Dates have been a staple food of the Middle East and the Indus Valley for thousands of years. There is archaeological evidence of date cultivation in Arabia from the 6th millennium BCE. The total annual world production of dates amounts to 8.5 million metric tons, countries of the Middle East and North Africa being the largest producers.
Fossil records show that the date palm has existed for at least 50 million years.
Dried date, peach, and apricot from Lahun, Fayum, Egypt. Late Middle Kingdom
Dates have been a staple food of the Middle East and the Indus Valley for thousands of years. There is archaeological evidence of date cultivation in eastern Arabia between 5530 and 5320 calBC. They are believed to have originated around what is now Iraq, and have been cultivated since ancient times from Mesopotamia to prehistoric Egypt. The Ancient Egyptians used the fruits to make date wine, and ate them at harvest.
There is archeological evidence of date cultivation in Mehrgarh around 7000 BCE, a Neolithic civilization in what is now western Pakistan. Evidence of cultivation is continually found throughout later civilizations in the Indus Valley, including the Harappan period 2600 to 1900 BCE.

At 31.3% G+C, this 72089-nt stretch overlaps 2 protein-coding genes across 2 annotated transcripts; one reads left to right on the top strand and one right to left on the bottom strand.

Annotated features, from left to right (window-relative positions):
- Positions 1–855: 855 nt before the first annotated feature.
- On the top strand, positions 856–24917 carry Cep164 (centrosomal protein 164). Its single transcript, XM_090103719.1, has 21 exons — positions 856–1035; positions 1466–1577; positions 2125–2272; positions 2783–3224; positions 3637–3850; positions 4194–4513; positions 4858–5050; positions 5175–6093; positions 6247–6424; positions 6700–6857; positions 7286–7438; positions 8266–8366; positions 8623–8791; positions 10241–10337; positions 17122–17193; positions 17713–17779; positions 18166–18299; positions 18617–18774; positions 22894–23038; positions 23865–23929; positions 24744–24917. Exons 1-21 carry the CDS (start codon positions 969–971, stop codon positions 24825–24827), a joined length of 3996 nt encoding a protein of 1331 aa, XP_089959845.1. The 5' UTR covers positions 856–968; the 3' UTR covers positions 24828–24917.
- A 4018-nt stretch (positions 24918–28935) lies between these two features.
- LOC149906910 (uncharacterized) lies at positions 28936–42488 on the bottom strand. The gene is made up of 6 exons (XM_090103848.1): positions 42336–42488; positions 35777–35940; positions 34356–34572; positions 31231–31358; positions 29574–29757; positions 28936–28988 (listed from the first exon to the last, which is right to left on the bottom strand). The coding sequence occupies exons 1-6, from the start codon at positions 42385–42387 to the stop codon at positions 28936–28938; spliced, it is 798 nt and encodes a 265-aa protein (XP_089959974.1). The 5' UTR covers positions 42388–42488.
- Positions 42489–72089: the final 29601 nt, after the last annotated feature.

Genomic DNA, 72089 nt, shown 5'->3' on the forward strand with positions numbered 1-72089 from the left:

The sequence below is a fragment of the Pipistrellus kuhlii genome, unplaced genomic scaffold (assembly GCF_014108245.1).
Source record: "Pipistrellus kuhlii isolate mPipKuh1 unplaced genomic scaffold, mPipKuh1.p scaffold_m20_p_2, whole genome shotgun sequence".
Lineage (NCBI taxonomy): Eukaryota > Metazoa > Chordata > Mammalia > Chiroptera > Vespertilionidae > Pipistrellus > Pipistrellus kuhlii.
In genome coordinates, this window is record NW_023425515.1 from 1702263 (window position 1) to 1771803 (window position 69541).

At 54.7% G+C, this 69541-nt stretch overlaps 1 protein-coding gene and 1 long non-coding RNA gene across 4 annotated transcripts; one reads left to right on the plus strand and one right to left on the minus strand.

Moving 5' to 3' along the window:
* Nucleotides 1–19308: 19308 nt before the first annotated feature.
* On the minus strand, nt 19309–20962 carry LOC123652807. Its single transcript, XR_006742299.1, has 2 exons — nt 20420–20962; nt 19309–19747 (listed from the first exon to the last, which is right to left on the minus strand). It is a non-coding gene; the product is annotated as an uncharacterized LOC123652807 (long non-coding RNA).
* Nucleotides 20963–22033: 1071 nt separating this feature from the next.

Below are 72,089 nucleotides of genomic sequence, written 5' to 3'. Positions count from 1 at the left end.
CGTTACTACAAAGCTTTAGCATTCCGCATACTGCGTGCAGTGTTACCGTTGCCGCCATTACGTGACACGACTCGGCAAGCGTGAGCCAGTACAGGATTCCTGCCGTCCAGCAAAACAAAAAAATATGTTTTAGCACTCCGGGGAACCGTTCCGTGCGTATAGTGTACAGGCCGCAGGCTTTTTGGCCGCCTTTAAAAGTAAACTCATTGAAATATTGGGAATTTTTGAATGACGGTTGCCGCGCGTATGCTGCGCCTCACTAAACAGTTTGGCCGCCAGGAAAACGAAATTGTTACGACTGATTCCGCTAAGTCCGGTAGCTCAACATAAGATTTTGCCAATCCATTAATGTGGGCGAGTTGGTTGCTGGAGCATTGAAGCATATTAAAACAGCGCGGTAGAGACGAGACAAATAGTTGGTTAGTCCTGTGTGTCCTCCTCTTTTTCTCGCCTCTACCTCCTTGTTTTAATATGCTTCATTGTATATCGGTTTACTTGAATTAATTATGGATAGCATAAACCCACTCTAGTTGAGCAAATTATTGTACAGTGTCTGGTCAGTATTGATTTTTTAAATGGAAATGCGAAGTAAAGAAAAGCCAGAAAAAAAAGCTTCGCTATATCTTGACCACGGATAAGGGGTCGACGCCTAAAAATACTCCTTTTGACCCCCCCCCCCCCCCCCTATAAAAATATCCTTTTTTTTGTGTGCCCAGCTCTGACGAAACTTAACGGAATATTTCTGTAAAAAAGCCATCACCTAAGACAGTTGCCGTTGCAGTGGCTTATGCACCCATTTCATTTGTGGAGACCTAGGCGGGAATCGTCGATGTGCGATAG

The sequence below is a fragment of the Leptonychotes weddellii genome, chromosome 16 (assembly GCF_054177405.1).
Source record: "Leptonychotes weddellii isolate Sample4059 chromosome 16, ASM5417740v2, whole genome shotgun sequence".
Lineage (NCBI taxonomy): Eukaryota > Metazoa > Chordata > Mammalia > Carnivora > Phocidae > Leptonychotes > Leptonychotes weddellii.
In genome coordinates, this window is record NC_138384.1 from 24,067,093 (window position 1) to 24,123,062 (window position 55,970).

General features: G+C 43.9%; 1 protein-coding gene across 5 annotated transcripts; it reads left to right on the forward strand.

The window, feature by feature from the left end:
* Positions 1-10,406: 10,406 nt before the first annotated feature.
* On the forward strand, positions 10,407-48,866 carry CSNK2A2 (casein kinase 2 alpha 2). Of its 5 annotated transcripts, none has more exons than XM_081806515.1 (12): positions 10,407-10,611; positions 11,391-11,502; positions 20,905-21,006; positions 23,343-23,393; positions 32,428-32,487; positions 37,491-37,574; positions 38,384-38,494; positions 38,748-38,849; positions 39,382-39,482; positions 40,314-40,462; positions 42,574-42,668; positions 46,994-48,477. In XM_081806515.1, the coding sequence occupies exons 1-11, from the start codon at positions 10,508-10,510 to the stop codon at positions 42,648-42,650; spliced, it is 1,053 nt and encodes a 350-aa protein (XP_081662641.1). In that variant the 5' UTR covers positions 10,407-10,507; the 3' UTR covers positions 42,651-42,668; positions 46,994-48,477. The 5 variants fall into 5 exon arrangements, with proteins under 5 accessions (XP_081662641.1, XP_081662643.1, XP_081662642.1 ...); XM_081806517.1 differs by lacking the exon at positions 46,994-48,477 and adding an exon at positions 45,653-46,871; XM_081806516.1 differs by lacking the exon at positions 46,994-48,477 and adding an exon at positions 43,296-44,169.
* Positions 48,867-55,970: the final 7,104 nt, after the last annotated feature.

In Ancient Rome the palm fronds used in triumphal processions to symbolize victory were most likely those of Phoenix dactylifera. The date palm was a popular garden plant in Roman peristyle gardens, though it would not bear fruit in the more temperate climate of Italy. It is recognizable in frescoes from Pompeii and elsewhere in Italy, including a garden scene from the House of the Wedding of Alexander.
In later times, traders spread dates around South West Asia, northern Africa, and Spain. Dates were introduced into Mexico and California by the Spaniards in 1765, around Mission San Ignacio.
A date palm cultivar, probably what used to be called Judean date palm, is renowned for its long-lived orthodox seed, which successfully sprouted after accidental storage for 2000 years. The upper survival time limit of properly stored seeds remains unknown.